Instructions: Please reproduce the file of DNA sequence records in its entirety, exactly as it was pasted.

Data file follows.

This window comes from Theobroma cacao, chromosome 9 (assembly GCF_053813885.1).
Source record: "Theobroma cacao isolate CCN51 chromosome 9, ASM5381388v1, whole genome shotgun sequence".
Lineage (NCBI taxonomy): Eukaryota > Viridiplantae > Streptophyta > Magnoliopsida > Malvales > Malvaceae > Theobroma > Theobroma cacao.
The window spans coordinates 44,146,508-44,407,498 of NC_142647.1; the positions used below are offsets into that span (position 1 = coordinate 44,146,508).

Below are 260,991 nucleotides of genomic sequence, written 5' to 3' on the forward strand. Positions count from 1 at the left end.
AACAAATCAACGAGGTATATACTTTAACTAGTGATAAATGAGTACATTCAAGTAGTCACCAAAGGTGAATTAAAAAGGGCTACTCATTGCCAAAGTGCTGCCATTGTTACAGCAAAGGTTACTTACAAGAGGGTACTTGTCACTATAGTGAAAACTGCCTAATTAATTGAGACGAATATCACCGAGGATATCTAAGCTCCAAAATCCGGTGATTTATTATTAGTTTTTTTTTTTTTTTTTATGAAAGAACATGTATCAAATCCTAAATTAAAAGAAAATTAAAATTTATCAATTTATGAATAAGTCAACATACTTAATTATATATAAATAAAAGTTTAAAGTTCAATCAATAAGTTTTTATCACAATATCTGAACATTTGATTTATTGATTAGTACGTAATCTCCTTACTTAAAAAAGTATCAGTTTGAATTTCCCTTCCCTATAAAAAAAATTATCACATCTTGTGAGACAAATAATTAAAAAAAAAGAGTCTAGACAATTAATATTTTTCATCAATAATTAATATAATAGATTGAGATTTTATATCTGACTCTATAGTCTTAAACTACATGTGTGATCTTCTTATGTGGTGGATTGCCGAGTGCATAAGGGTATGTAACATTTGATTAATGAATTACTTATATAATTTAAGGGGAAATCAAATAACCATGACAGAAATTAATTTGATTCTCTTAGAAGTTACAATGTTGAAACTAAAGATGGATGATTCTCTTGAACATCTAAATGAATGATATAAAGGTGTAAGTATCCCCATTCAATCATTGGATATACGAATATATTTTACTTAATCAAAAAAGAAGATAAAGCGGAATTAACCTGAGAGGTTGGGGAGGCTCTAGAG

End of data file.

This window comes from Theobroma cacao, chromosome 9 (assembly GCF_053813885.1).
Source record: "Theobroma cacao isolate CCN51 chromosome 9, ASM5381388v1, whole genome shotgun sequence".
Lineage (NCBI taxonomy): Eukaryota > Viridiplantae > Streptophyta > Magnoliopsida > Malvales > Malvaceae > Theobroma > Theobroma cacao.
The window spans coordinates 44,146,508-44,407,498 of NC_142647.1; the positions used below are offsets into that span (position 1 = coordinate 44,146,508).

Below are 260,991 nucleotides of genomic sequence, written 5' to 3' on the forward strand. Positions count from 1 at the left end.
AACAAATCAACGAGGTATATACTTTAACTAGTGATAAATGAGTACATTCAAGTAGTCACCAAAGGTGAATTAAAAAGGGCTACTCATTGCCAAAGTGCTGCCATTGTTACAGCAAAGGTTACTTACAAGAGGGTACTTGTCACTATAGTGAAAACTGCCTAATTAATTGAGACGAATATCACCGAGGATATCTAAGCTCCAAAATCCGGTGATTTATTATTAGTTTTTTTTTTTTTTTTTATGAAAGAACATGTATCAAATCCTAAATTAAAAGAAAATTAAAATTTATCAATTTATGAATAAGTCAACATACTTAATTATATATAAATAAAAGTTTAAAGTTCAATCAATAAGTTTTTATCACAATATCTGAACATTTGATTTATTGATTAGTACGTAATCTCCTTACTTAAAAAAGTATCAGTTTGAATTTCCCTTCCCTATAAAAAAAATTATCACATCTTGTGAGACAAATAATTAAAAAAAAAGAGTCTAGACAATTAATATTTTTCATCAATAATTAATATAATAGATTGAGATTTTATATCTGACTCTATAGTCTTAAACTACATGTGTGATCTTCTTATGTGGTGGATTGCCGAGTGCATAAGGGTATGTAACATTTGATTAATGAATTACTTATATAATTTAAGGGGAAATCAAATAACCATGACAGAAATTAATTTGATTCTCTTAGAAGTTACAATGTTGAAACTAAAGATGGATGATTCTCTTGAACATCTAAATGAATGATATAAAGGTGTAAGTATCCCCATTCAATCATTGGATATACGAATATATTTTACTTAATCAAAAAAGAAGATAAAGCGGAATTAACCTGAGAGGTTGGGGAGGCTCTAGAG